Sunday, July 13, while on our way to Boston, Erin and I listened to the World Cup final between Germany and Argentina, and, honestly, I found myself captivated by the action and the results. The joy of hearing ESPN Radio's announcers, one with a great Irish brogue, was simply fantastic, for you could hear their passion about a sport and an event in which they were totally engaged. I could've listened to this guy read the Manhattan phone book, that's how excited I was about his accent.

Honestly, I couldn't have cared less about the outcome - neither Germany nor Argentina stir any emotional passion within my soul. However, I was very intrigued to find out more about how this World Cup triumph for Germany found its seed in their disastrous 2002 World Cup appearance, where they didn't win a single game in their group.

After that 2002 debacle, the Germans put together a program where all their professional teams poured millions of dollars into developing the next generation of players. They knew that in order to get better, it would take more than good intentions to return to a world-class team, and that it would not happen overnight.

For the past twelve years, this program was implemented. Not only did it pay off for the 2014 World Cup, but it also has set up things for the 2018 and beyond tournaments as well.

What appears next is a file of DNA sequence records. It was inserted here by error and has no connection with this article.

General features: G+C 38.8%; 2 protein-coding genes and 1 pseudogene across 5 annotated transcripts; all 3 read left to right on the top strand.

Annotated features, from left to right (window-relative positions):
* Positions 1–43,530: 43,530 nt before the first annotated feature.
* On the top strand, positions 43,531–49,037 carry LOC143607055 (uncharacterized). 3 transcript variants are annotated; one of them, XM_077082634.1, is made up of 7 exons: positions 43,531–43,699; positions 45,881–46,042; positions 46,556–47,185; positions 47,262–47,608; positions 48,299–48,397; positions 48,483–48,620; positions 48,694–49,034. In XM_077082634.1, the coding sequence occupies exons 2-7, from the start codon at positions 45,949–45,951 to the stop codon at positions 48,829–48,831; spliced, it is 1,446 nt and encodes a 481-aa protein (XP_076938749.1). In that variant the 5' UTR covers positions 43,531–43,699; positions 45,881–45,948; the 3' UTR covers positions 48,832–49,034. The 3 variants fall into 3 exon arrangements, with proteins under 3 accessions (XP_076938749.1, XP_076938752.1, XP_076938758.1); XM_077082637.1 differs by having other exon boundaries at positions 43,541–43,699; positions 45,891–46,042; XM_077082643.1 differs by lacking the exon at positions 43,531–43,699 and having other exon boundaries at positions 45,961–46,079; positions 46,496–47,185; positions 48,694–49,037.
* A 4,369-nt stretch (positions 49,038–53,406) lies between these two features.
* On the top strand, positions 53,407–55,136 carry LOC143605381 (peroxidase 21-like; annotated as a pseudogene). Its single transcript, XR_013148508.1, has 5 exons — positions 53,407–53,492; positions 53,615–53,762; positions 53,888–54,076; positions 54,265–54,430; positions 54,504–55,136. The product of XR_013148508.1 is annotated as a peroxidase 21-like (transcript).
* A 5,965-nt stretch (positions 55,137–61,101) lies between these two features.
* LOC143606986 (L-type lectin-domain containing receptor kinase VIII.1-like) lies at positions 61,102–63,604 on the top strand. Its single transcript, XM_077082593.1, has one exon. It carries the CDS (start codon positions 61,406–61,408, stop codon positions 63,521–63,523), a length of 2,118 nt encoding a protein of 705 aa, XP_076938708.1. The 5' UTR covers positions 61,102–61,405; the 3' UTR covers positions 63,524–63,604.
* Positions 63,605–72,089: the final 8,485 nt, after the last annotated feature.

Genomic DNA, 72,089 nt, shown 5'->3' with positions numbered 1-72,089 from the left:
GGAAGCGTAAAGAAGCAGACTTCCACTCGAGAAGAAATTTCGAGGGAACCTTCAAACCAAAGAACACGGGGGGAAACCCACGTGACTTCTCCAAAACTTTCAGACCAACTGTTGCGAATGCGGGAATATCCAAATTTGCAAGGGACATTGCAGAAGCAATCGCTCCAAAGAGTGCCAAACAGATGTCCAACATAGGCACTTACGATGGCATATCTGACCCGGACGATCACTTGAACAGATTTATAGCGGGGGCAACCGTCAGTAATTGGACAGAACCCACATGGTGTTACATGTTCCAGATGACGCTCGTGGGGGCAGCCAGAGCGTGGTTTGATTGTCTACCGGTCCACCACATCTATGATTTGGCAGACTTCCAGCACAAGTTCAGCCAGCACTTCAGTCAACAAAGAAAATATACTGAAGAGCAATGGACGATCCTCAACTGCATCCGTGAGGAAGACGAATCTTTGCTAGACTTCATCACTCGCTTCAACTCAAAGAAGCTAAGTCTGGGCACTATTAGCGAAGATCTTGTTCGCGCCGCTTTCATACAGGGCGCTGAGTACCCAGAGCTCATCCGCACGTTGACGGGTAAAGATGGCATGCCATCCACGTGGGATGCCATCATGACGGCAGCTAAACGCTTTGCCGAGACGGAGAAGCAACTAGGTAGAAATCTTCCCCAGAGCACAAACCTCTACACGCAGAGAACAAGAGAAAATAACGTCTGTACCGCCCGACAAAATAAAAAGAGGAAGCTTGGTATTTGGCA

What can we learn from this?

As Kathy so elegantly and eloquently puts it, to have the peace of Christ manifest in your heart and mind, it takes intentionality, sacrifice, work, and time. We cannot simply say that we want to be people of faith without making it the number one priority in our lives, ahead of EVERYTHING else. She says to anyone who will listen that there is no magic bullet - it takes focus and intentionality. Prayer, study, worship, fellowship, service...these things (and all other spiritual disciplines) take time and effort.

The question we are left with is simply this:

How much do we want to have Christ's peace?
How much are we investing of our lives to realize this?
How does the life we are leading now draw us closer to 
Christ now and for the long run?

The Germans were under no illusion that they would be able to completely turn around their 2002 fortunes in four short years. However, by taking the long-term view, and by putting their money and time where their mouths were, they eventually saw it pay off.

Committing to loving God with all we have takes a lot. The payoff is worth it.

Don't believe it? Go read the text. We worship a God who take the long view. May we do the same.

Grace and Peace, Lamar